Barber in person is the same as Barber in print: witty, cynical, academic, and like a member of Dorothy Parker’s round table, a curmudgeon before his time. In a speech that touches on New York City’s graft-ridden Tammany Hall, eighth-grade civics class and the limitations of libel laws, the columnist contends that over the last six years Toronto has been run by back-scratching dealmakers. But despite a chorus of “Who are they?” Barber won’t name names. Instead, he makes a pitch for a publicly funded independent organization to keep tabs on city hall, and endorses Miller – now seven points behind Hall and six points ahead of Tory – as the only candidate truly capable of an anti-corruption crusade. In the brief question and answer session that follows, not everyone agrees with him. “I’m proud of this city,” says an urban planner at table eight to almost unanimous applause. “I think it’s honest and I think the bodies that you’re looking for aren’t there.” Barber opens his mouth to rebut but the social coordinator seizes the mic, “John, I’m going to release you on this, but I have to say I share the last opinion.” The columnist sits down with a bemused smirk on his face. Later, as three municipal lawyers harangue Barber, an elderly woman wearing a powder blue sweater and a pearl necklace defends him in the washroom. “Good for that young man,” she says. “They didn’t like what he was saying, but he said it anyway.”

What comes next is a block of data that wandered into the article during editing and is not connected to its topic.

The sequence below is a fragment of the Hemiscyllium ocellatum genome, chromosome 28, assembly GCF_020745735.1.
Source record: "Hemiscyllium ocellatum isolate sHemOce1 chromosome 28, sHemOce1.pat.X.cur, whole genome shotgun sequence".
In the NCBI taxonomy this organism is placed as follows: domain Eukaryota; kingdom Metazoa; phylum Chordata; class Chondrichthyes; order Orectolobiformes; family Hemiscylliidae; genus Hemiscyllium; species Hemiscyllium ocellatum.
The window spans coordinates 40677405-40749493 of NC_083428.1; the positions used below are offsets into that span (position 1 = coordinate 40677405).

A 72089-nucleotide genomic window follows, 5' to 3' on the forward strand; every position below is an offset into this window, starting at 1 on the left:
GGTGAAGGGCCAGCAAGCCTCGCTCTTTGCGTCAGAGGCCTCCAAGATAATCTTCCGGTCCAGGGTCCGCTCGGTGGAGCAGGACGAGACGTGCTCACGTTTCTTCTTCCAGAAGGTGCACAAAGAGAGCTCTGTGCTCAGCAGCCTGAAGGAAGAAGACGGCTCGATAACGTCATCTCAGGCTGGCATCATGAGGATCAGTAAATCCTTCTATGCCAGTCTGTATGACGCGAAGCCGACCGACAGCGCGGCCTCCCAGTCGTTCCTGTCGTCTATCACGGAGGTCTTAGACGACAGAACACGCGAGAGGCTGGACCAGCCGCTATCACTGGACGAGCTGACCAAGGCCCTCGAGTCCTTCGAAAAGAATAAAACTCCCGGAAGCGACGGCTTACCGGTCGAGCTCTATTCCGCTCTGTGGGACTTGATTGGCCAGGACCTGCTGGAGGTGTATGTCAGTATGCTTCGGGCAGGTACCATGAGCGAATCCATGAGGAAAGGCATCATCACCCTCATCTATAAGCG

At 49 years of age, Barber rarely has a problem speaking his mind. He first discovered the potential for shit-disturbing in city politics around the time he left Upper Canada College “by mutual agreement,” in Grade 11. The sight of a long-haired rebel screaming at the suits on city council captured the imagination of the feckless teen watching TV one afternoon. A few years later, Barber pounded lawn signs for the unconventional politician and was amazed when the candidate, John Sewell, now a city columnist himself, actually won. Barber rediscovered that excitement in 1997. Strongly opposed to the amalgamation of Toronto and its suburbs, he used his real estate in the Globe to encourage readers to turn it down. And in a municipal plebiscite 77 per cent of voters said they wanted their cities to remain independent; the Ontario government ignored the results.